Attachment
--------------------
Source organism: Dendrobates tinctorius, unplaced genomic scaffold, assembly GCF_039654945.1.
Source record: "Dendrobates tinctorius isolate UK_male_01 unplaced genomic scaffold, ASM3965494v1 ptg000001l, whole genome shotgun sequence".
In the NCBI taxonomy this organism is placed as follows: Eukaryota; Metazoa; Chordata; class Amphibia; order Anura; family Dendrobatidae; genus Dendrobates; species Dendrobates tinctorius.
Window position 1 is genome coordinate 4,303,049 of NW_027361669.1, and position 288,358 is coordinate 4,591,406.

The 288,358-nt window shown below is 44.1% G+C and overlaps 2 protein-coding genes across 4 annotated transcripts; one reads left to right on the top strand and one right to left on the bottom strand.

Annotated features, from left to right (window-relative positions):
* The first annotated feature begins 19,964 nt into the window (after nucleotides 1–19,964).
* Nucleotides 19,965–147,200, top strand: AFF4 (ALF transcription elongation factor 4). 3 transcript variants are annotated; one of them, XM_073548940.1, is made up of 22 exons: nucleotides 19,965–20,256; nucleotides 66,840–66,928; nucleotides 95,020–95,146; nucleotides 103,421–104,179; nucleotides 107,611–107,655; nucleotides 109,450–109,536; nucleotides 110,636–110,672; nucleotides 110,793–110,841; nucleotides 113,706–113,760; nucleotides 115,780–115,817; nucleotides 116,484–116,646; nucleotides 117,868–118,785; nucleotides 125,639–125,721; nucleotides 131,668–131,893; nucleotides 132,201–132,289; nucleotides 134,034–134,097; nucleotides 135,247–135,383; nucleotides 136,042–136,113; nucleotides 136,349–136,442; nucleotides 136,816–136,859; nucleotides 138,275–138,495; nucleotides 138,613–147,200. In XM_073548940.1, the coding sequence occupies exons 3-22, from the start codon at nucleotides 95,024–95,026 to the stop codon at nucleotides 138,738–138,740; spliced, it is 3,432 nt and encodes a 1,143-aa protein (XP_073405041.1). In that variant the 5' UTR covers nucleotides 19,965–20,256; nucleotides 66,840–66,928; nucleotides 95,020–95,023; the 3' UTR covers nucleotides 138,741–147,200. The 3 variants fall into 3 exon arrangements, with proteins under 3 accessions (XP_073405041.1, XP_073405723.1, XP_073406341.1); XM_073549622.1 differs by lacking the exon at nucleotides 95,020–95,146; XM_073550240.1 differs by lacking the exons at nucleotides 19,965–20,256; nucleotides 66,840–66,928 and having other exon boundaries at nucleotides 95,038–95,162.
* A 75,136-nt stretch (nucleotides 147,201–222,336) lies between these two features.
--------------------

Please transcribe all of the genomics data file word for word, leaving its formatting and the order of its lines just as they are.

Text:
Source organism: Dendrobates tinctorius, unplaced genomic scaffold, assembly GCF_039654945.1.
Source record: "Dendrobates tinctorius isolate UK_male_01 unplaced genomic scaffold, ASM3965494v1 ptg000001l, whole genome shotgun sequence".
In the NCBI taxonomy this organism is placed as follows: Eukaryota; Metazoa; Chordata; class Amphibia; order Anura; family Dendrobatidae; genus Dendrobates; species Dendrobates tinctorius.
Window position 1 is genome coordinate 4,303,049 of NW_027361669.1, and position 288,358 is coordinate 4,591,406.

The 288,358-nt window shown below is 44.1% G+C and overlaps 2 protein-coding genes across 4 annotated transcripts; one reads left to right on the top strand and one right to left on the bottom strand.

Annotated features, from left to right (window-relative positions):
* The first annotated feature begins 19,964 nt into the window (after nucleotides 1–19,964).
* Nucleotides 19,965–147,200, top strand: AFF4 (ALF transcription elongation factor 4). 3 transcript variants are annotated; one of them, XM_073548940.1, is made up of 22 exons: nucleotides 19,965–20,256; nucleotides 66,840–66,928; nucleotides 95,020–95,146; nucleotides 103,421–104,179; nucleotides 107,611–107,655; nucleotides 109,450–109,536; nucleotides 110,636–110,672; nucleotides 110,793–110,841; nucleotides 113,706–113,760; nucleotides 115,780–115,817; nucleotides 116,484–116,646; nucleotides 117,868–118,785; nucleotides 125,639–125,721; nucleotides 131,668–131,893; nucleotides 132,201–132,289; nucleotides 134,034–134,097; nucleotides 135,247–135,383; nucleotides 136,042–136,113; nucleotides 136,349–136,442; nucleotides 136,816–136,859; nucleotides 138,275–138,495; nucleotides 138,613–147,200. In XM_073548940.1, the coding sequence occupies exons 3-22, from the start codon at nucleotides 95,024–95,026 to the stop codon at nucleotides 138,738–138,740; spliced, it is 3,432 nt and encodes a 1,143-aa protein (XP_073405041.1). In that variant the 5' UTR covers nucleotides 19,965–20,256; nucleotides 66,840–66,928; nucleotides 95,020–95,023; the 3' UTR covers nucleotides 138,741–147,200. The 3 variants fall into 3 exon arrangements, with proteins under 3 accessions (XP_073405041.1, XP_073405723.1, XP_073406341.1); XM_073549622.1 differs by lacking the exon at nucleotides 95,020–95,146; XM_073550240.1 differs by lacking the exons at nucleotides 19,965–20,256; nucleotides 66,840–66,928 and having other exon boundaries at nucleotides 95,038–95,162.
* A 75,136-nt stretch (nucleotides 147,201–222,336) lies between these two features.